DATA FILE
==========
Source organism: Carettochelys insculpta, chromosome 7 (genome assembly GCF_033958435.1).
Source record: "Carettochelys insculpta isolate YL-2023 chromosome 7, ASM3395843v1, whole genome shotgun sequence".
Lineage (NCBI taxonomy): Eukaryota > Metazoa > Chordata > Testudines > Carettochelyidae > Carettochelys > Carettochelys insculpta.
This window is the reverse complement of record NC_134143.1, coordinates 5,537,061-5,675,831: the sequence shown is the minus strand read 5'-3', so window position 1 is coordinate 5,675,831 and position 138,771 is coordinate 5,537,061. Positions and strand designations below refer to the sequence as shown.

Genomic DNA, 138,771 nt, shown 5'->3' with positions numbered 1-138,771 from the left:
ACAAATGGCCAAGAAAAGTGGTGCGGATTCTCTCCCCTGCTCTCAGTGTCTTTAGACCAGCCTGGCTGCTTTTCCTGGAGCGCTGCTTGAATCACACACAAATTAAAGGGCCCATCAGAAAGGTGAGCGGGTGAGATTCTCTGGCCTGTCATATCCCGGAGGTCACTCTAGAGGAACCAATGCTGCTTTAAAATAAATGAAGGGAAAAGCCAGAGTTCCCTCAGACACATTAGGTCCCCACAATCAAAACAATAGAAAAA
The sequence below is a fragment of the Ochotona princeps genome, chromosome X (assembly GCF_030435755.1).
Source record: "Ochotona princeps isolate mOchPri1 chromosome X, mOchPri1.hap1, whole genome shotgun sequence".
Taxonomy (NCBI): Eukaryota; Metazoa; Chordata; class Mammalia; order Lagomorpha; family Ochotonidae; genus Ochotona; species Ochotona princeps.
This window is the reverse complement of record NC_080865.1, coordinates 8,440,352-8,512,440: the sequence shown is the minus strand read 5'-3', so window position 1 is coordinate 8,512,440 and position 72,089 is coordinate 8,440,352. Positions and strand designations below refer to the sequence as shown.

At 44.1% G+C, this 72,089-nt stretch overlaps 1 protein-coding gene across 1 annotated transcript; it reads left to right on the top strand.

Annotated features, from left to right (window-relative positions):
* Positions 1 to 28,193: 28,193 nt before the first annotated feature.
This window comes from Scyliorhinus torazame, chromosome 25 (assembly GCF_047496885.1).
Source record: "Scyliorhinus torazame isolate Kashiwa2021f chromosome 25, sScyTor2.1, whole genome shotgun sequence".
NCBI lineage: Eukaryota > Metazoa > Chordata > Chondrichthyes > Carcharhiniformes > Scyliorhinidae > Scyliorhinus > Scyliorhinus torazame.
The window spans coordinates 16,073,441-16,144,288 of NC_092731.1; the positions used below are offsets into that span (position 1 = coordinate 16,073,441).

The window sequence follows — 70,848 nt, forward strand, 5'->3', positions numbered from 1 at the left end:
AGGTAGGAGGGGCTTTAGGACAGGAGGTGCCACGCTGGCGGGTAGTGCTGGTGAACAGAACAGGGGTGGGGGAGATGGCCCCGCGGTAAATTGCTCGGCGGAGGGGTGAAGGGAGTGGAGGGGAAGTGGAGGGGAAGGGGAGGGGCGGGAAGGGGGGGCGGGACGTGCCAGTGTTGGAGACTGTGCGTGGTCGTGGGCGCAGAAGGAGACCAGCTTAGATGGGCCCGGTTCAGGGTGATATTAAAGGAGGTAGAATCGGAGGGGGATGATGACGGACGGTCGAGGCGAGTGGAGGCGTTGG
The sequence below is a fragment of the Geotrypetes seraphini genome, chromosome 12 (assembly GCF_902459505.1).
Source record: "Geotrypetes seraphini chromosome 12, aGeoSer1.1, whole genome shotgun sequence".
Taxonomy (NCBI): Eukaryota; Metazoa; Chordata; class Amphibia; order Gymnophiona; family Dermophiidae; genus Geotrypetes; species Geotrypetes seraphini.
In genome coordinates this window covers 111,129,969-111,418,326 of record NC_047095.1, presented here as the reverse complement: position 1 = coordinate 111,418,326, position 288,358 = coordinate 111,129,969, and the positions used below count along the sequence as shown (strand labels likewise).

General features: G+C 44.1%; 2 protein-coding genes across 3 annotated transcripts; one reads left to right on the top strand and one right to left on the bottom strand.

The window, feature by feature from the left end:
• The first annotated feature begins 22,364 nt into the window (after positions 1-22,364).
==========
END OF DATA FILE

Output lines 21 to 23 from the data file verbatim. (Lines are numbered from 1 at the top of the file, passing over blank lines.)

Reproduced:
Source record: "Geotrypetes seraphini chromosome 12, aGeoSer1.1, whole genome shotgun sequence".
Taxonomy (NCBI): Eukaryota; Metazoa; Chordata; class Amphibia; order Gymnophiona; family Dermophiidae; genus Geotrypetes; species Geotrypetes seraphini.
In genome coordinates this window covers 111,129,969-111,418,326 of record NC_047095.1, presented here as the reverse complement: position 1 = coordinate 111,418,326, position 288,358 = coordinate 111,129,969, and the positions used below count along the sequence as shown (strand labels likewise).